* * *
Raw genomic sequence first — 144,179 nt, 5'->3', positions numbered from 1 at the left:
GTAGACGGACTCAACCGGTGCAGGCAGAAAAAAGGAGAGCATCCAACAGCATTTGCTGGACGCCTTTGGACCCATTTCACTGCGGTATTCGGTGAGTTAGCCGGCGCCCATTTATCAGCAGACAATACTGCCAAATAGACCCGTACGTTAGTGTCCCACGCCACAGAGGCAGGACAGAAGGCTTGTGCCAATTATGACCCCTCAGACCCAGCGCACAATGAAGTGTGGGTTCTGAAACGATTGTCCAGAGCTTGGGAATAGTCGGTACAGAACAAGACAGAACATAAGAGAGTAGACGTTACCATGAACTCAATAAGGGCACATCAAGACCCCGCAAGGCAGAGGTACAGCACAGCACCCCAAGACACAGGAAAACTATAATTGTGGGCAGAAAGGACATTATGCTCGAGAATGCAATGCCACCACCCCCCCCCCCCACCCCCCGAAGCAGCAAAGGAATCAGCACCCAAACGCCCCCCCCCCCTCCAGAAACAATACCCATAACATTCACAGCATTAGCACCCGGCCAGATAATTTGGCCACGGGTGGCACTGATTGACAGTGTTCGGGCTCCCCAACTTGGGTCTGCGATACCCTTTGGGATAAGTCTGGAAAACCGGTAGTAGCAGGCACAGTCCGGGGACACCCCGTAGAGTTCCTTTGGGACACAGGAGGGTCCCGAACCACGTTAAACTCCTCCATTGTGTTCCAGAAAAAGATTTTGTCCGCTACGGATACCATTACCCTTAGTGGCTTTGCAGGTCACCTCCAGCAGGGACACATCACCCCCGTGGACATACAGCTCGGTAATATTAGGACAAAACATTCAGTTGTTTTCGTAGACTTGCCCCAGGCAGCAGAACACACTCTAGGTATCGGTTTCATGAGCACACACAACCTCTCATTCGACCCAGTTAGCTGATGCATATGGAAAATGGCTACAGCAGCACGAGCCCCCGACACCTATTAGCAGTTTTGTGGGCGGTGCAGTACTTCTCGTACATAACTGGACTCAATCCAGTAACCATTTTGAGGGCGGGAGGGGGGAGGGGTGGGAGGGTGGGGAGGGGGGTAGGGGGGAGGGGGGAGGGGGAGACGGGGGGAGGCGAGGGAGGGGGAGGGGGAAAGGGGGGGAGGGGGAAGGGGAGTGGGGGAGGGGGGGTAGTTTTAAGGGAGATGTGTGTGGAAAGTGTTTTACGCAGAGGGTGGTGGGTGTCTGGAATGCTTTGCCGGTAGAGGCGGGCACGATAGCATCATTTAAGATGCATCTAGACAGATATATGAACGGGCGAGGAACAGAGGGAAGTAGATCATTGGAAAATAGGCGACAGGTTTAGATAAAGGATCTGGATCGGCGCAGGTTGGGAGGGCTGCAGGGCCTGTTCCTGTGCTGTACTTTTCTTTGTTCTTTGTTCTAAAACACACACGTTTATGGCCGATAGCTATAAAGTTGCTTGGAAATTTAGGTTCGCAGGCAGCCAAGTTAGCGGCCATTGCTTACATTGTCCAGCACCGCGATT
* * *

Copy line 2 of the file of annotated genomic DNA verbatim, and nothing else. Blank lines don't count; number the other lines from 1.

GTAGACGGACTCAACCGGTGCAGGCAGAAAAAAGGAGAGCATCCAACAGCATTTGCTGGACGCCTTTGGACCCATTTCACTGCGGTATTCGGTGAGTTAGCCGGCGCCCATTTATCAGCAGACAATACTGCCAAATAGACCCGTACGTTAGTGTCCCACGCCACAGAGGCAGGACAGAAGGCTTGTGCCAATTATGACCCCTCAGACCCAGCGCACAATGAAGTGTGGGTTCTGAAACGATTGTCCAGAGCTTGGGAATAGTCGGTACAGAACAAGACAGAACATAAGAGAGTAGACGTTACCATGAACTCAATAAGGGCACATCAAGACCCCGCAAGGCAGAGGTACAGCACAGCACCCCAAGACACAGGAAAACTATAATTGTGGGCAGAAAGGACATTATGCTCGAGAATGCAATGCCACCACCCCCCCCCCCCACCCCCCGAAGCAGCAAAGGAATCAGCACCCAAACGCCCCCCCCCCCTCCAGAAACAATACCCATAACATTCACAGCATTAGCACCCGGCCAGATAATTTGGCCACGGGTGGCACTGATTGACAGTGTTCGGGCTCCCCAACTTGGGTCTGCGATACCCTTTGGGATAAGTCTGGAAAACCGGTAGTAGCAGGCACAGTCCGGGGACACCCCGTAGAGTTCCTTTGGGACACAGGAGGGTCCCGAACCACGTTAAACTCCTCCATTGTGTTCCAGAAAAAGATTTTGTCCGCTACGGATACCATTACCCTTAGTGGCTTTGCAGGTCACCTCCAGCAGGGACACATCACCCCCGTGGACATACAGCTCGGTAATATTAGGACAAAACATTCAGTTGTTTTCGTAGACTTGCCCCAGGCAGCAGAACACACTCTAGGTATCGGTTTCATGAGCACACACAACCTCTCATTCGACCCAGTTAGCTGATGCATATGGAAAATGGCTACAGCAGCACGAGCCCCCGACACCTATTAGCAGTTTTGTGGGCGGTGCAGTACTTCTCGTACATAACTGGACTCAATCCAGTAACCATTTTGAGGGCGGGAGGGGGGAGGGGTGGGAGGGTGGGGAGGGGGGTAGGGGGGAGGGGGGAGGGGGAGACGGGGGGAGGCGAGGGAGGGGGAGGGGGAAAGGGGGGGAGGGGGAAGGGGAGTGGGGGAGGGGGGGTAGTTTTAAGGGAGATGTGTGTGGAAAGTGTTTTACGCAGAGGGTGGTGGGTGTCTGGAATGCTTTGCCGGTAGAGGCGGGCACGATAGCATCATTTAAGATGCATCTAGACAGATATATGAACGGGCGAGGAACAGAGGGAAGTAGATCATTGGAAAATAGGCGACAGGTTTAGATAAAGGATCTGGATCGGCGCAGGTTGGGAGGGCTGCAGGGCCTGTTCCTGTGCTGTACTTTTCTTTGTTCTTTGTTCTAAAACACACACGTTTATGGCCGATAGCTATAAAGTTGCTTGGAAATTTAGGTTCGCAGGCAGCCAAGTTAGCGGCCATTGCTTACATTGTCCAGCACCGCGATT